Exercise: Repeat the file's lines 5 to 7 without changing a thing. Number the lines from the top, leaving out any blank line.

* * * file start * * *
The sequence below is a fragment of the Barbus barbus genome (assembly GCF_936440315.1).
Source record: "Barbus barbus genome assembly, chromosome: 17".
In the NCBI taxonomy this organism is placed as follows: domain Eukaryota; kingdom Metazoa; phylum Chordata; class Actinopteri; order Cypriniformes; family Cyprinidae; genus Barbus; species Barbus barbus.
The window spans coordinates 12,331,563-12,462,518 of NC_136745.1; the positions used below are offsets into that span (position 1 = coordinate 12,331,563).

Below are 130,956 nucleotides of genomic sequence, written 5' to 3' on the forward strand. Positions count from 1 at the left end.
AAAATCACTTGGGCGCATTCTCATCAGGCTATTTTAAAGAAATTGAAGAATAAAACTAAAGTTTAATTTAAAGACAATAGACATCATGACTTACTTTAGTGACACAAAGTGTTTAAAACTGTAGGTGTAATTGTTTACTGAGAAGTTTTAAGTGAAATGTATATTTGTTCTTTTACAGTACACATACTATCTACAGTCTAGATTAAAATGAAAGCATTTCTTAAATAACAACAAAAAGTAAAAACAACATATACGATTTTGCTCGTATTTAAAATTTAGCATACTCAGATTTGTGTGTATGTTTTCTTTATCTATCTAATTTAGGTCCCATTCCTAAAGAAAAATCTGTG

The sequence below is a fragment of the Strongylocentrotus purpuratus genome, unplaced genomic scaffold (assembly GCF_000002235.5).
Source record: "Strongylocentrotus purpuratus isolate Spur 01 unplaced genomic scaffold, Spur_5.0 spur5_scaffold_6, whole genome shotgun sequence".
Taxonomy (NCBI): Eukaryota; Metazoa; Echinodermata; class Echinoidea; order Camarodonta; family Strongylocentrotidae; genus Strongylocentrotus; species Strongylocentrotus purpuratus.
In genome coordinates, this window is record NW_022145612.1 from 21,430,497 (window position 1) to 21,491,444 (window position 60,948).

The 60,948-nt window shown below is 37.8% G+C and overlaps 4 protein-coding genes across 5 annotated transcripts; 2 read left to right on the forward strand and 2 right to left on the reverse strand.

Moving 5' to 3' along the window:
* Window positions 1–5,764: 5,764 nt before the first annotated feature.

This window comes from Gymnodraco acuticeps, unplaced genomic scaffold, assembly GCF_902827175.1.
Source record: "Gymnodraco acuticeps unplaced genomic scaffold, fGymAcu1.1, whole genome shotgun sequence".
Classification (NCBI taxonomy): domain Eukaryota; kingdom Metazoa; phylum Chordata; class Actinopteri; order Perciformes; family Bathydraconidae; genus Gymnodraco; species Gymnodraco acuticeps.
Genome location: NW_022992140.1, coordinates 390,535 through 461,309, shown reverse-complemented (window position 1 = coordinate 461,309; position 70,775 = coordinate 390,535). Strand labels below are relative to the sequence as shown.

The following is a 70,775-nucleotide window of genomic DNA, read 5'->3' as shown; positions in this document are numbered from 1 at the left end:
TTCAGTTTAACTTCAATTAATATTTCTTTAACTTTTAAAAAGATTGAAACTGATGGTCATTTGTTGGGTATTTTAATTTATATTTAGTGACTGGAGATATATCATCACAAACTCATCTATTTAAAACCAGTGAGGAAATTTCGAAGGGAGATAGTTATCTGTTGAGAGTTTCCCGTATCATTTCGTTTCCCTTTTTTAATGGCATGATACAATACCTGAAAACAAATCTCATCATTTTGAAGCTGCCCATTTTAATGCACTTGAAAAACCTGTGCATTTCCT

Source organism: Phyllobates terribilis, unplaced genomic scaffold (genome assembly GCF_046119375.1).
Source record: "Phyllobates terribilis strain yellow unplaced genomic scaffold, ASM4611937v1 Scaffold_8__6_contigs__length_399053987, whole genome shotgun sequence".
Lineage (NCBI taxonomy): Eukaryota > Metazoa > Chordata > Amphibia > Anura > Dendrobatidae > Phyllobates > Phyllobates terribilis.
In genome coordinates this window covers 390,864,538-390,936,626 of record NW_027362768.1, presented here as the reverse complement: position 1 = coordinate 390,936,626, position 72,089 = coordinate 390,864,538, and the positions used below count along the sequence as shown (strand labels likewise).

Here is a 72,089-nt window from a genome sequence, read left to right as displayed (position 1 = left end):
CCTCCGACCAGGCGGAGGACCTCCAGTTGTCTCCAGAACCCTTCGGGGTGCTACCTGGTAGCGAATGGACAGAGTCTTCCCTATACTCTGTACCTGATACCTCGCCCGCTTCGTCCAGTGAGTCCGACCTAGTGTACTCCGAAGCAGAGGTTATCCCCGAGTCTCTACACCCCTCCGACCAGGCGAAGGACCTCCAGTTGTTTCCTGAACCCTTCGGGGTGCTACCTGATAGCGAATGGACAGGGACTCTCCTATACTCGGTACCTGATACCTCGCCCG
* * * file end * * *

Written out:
Below are 130,956 nucleotides of genomic sequence, written 5' to 3' on the forward strand. Positions count from 1 at the left end.
AAAATCACTTGGGCGCATTCTCATCAGGCTATTTTAAAGAAATTGAAGAATAAAACTAAAGTTTAATTTAAAGACAATAGACATCATGACTTACTTTAGTGACACAAAGTGTTTAAAACTGTAGGTGTAATTGTTTACTGAGAAGTTTTAAGTGAAATGTATATTTGTTCTTTTACAGTACACATACTATCTACAGTCTAGATTAAAATGAAAGCATTTCTTAAATAACAACAAAAAGTAAAAACAACATATACGATTTTGCTCGTATTTAAAATTTAGCATACTCAGATTTGTGTGTATGTTTTCTTTATCTATCTAATTTAGGTCCCATTCCTAAAGAAAAATCTGTG

The sequence below is a fragment of the Strongylocentrotus purpuratus genome, unplaced genomic scaffold (assembly GCF_000002235.5).